Wednesday 15 June 2011

Posted by Velouria Posted on 16:03 | 1 comment

Sani2C 2011

When Little John asked me to ride Sani2C with him he unknowingly unleashed an internal discourse inside my brain. I'd always been under the impression that the South African mountain biking scene was divided into two mutually exclusive camps - those who do the Cape Epic, and those who do Sani2C. With the Cape Epic happening in my back yard, I naturally fell into the former camp with 4 unworn Epic Finishers shirts in my cupboard. What would happen if I said yes to Little John's offer? Would the mountain biking world as we know it cease to exist? Would we all be doomed to road bikes forever? The only way to find out was to take him up on the offer.
Bikes secure, ready to go!
In what was becoming a fairly well practiced ritual (4th time in 6 months) we boxed our bikes, packed our bags and climbed on an aeroplane. A stop over in Durban allowed us to see what we had left at home, and as it turned out Little John's obsessive dental hygiene regiment was severely impeded because his wife had forgotten to pack his toothbrush. As long as that was all she had forgotten to pack.
Our accommodation in Underberg.
A car trip later and we found ourselves at registration in Underberg, and already I had several problems, the first being that I did not have enough space for all the goodies and free stuff that they dished out at registration. And I'm not talking about an event T-shirt and a pair of socks either. My second problem was my lack of suitable riding attire. I had assumed that since the race is in Natal, and that Durban is in Natal, a quick check of the weather conditions in Durban would suffice when deciding on what cold or wet weather kit I should bring. Just like the Swazi Frontier, my trusty arm warmers were my only protection against the elements.
Little John putting his mechanical skills to the test.
Stage One
We had managed to secure a B seeding which, on the plus side, meant we got to start 10 minutes after the leaders. The downside was that this was at 7:10am, and in Underberg the temperature at 7:10am is somewhere between "I can't change gears because I can't feel my fingers" cold and "Is that a snoticle on my upper lip?" cold. At least I had my trusty arm warmers. Another downside in starting in the second group is that the second group is usually filled with riders who feel they should have been in the first group, and so start the race like the dogs of war are after them. This has never been my favoured approach to racing, but I do know that the enthusiasm is short lived and that sanity will eventually prevail, and so it was that after about 30 minutes of riding Little John and I found ourselves off the front, and slowly catching some of the slower A riders.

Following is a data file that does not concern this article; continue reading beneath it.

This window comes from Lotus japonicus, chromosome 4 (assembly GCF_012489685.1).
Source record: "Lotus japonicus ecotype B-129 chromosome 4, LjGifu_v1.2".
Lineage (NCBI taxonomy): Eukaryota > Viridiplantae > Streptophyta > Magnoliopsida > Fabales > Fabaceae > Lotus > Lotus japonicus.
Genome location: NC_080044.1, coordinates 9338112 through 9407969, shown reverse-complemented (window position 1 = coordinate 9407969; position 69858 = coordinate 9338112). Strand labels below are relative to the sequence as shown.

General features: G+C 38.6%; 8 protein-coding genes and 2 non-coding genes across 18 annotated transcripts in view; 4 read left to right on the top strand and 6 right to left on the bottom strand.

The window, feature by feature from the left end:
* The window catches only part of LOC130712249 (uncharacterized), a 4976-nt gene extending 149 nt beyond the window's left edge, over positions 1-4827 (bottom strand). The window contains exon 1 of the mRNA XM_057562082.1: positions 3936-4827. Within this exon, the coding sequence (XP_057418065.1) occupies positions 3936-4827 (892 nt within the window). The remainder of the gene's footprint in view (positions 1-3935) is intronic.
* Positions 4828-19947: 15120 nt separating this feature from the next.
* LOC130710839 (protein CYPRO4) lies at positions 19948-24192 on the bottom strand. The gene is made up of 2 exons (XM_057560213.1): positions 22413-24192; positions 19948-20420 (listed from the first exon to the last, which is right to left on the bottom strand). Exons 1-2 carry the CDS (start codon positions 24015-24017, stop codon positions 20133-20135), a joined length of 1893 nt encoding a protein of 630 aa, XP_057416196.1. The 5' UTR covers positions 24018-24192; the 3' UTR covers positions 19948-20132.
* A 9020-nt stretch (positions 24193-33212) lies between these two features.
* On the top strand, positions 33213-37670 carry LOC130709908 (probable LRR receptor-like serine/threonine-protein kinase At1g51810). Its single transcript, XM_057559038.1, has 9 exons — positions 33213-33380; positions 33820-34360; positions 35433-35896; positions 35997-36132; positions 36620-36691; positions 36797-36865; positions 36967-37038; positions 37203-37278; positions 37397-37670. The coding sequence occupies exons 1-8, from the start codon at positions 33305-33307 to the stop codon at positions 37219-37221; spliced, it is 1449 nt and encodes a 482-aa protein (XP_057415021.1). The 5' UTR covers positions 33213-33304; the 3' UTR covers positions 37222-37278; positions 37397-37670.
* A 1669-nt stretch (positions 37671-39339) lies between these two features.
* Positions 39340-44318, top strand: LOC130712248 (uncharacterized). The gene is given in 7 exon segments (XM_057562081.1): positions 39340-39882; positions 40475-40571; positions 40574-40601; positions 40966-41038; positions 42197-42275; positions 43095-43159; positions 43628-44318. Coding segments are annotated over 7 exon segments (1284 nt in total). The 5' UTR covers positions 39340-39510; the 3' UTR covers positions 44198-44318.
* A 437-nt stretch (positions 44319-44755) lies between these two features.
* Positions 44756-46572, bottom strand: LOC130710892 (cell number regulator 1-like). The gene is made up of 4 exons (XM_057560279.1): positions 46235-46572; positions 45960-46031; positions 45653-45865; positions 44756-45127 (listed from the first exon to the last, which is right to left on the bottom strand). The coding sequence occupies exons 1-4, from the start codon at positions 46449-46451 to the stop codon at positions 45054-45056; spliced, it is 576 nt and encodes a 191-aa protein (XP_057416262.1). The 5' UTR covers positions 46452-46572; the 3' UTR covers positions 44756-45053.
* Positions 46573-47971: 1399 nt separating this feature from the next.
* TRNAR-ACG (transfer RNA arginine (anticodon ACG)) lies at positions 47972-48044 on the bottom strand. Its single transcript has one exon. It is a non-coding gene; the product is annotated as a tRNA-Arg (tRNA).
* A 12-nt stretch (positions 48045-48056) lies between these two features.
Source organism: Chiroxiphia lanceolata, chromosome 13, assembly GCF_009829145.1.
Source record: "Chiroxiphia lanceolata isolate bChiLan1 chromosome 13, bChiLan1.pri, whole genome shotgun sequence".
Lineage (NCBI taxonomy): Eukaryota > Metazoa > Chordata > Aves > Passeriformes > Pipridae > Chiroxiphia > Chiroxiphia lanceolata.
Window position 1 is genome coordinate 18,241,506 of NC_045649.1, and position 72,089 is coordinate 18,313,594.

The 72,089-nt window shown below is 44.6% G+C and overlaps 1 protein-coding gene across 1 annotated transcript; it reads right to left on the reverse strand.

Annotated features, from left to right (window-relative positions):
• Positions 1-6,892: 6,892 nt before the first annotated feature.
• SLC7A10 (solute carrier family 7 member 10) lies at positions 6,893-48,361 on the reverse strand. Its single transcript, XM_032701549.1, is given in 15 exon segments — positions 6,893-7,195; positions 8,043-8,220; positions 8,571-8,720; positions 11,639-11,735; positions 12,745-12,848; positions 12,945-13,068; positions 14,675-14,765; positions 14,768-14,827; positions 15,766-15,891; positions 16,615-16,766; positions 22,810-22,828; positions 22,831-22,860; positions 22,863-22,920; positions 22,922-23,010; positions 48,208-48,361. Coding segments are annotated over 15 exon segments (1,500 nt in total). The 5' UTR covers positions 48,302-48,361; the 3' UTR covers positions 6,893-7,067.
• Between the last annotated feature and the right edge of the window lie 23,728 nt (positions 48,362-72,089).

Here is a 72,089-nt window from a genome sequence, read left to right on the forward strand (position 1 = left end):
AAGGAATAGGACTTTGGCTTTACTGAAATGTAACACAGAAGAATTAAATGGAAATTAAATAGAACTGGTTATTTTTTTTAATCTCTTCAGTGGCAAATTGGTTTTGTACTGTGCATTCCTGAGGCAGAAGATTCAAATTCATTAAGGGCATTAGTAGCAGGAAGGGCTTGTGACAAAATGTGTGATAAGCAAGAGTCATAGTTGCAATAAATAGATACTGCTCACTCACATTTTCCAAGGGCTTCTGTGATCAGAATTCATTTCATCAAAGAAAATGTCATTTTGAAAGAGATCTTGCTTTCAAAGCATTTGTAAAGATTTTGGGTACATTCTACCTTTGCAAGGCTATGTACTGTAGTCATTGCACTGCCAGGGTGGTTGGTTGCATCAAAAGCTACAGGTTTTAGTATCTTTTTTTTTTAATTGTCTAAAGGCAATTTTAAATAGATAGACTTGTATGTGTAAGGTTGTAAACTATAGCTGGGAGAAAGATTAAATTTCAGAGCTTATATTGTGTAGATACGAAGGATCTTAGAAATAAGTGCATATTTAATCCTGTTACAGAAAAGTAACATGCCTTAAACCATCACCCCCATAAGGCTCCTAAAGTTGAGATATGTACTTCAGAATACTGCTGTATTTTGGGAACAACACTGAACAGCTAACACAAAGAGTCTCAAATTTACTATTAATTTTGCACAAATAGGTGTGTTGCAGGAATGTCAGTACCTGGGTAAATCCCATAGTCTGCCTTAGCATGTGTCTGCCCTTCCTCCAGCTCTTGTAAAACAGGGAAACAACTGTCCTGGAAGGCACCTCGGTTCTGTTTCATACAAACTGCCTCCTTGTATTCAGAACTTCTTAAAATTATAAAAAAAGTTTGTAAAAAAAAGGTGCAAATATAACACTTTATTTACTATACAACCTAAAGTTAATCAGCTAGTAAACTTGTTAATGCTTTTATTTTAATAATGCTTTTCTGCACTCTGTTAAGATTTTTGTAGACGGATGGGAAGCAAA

Where vanilla milk comes from.
On a particular piece of nicely manicured single track that Sani2C is renowned for I got a bit of abuse. From a girl. I thought I was flying through the single track, on the edge of my abilities, narrowly avoiding trees and doing my best to stay upright in the slippery, muddy conditions when I heard the sound of snoring behind me. That was followed with cries of "I'm falling asleep at the back here", and "Girl rider coming through". The final insult to my technical skills was the offer to attend a skills workshop hosted by the cheeky girl herself. My ego wasn't totally deflated though, as this isn't the first time I've been invited to a skills workshop by a female mountain biker, and I suspect it won't be the last.
An eight on the Smile-o-Meter.
It IS a smile - ok!
It doesn't take long for the ethos of Sani2C to sink in - it's not about hardcore technical sections with impossible climbs and life endangering descents. It's all about the smile factor. Farmer Glen and his team go out of their way to put together a route that will bring a smile to the face of the most seasoned mountain biker. And there were plenty of smiles, from the ear to ear grins of people crossing the floating bridge, to the smirks of amusement at the names of each section of single track.
Forgot where your bike is? Good luck!
Stage One accommodation.
Little John and I had a good day out and finished in 37th place, which gave us plenty of time to get down to the real business of the Sani2C - enjoying the hospitality of the farmers from Ixopo at MacKenzi Country Club, and drinking as many Clover Vanilla Milks as my system would allow. And to make my life even more difficult, we got more free stuff that I had to find place for.
Our tent. The boxes positioned to prevent any accidental touching.

Stage Two
If there is a Holy Grail of mountain biking in South Africa, the first half of day two of the Sani2C has to be it. The 25km descent into the Umkomaas valley along sections with names like "Wow" is an experience that I'll never forget.
Our good result from Stage One had promoted us to the A group with all the big boys (and girls) of SA mountain biking. With our promotion came a 6:30am start, and once again I was grateful for my arm warmers. A fast start ensued up to the first section of dual single track, and in a move that is worthy of an article in a Psychology journal, Farmer Glen made the right side of the single track much shorter than the left, and for the rest of the race whenever we were faced with similar decisions, every single rider took the single track on the right. Pavlov's classical conditioning in action, except mountain bikers are a little easier to train than slobbering dogs.
Lube - John's fixall tool of choice!